While many people focus on brushing and flossing their teeth, they neglect their gums. And gums are important because they provide the foundation within which teeth reside. While brushing their teeth, patients should also gently brush their gum to make sure they stay healthy and strong. If gums are neglected, they can become red and irritated and gingivitis can set in, which is the first stage of periodontal disease. Once periodontal disease progresses beyond gingivitis it is impossible to reverse or to cure.
Most people consider gum contouring when their teeth do not appear as they would like. In some cases, the gums cover far too much of the tooth and give them what is called a gummy smile. In other situations, the gums do not cover enough of the tooth exposing the softer material beneath the enamel. When there is too much gum tissue, it can be removed to reveal more of the tooth surface and give the patient a more balanced smile.
When is Gum Contouring Not Considered Cosmetic in Nature?
If there are underlying medical conditions requiring gum reshaping then it is considered a medical procedure. One underlying condition is gum disease. Gum reshaping can add gum tissue to those areas that have suffered from the periodontal disease and restore gums so the continued health of gums and teeth can remain high. The reshaped gums will remain tight around the base of the teeth protecting them from possible infection and ensure the bone structure beneath remains strong my maintaining proper pressure.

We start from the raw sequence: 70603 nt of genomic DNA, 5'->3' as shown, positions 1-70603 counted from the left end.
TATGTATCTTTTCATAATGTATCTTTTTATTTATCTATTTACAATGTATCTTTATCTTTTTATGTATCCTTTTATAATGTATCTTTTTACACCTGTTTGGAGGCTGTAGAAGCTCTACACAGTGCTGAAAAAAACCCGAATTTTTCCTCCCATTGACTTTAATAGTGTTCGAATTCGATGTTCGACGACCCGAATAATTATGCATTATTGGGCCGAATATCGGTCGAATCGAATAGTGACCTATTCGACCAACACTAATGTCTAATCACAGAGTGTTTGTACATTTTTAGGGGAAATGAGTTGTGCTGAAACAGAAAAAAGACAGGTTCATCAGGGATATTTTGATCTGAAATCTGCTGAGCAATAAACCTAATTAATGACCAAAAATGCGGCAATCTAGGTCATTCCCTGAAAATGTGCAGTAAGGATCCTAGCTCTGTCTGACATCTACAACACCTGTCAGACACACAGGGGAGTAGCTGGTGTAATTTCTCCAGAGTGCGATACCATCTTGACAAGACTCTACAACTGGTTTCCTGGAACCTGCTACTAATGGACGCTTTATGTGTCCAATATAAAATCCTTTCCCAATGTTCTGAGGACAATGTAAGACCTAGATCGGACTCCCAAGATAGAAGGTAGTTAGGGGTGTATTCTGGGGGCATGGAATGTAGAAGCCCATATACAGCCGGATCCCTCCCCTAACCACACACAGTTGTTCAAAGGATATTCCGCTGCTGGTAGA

When adding gum tissue for the contouring procedure they will generally take a graft from the roof of the mouth and place it over the area in need of addition tissue. The body combines the two tissues over time and adds to the overall amount of tissue. Recovery times vary and the procedure can be done in a single visit. Contact us to know more.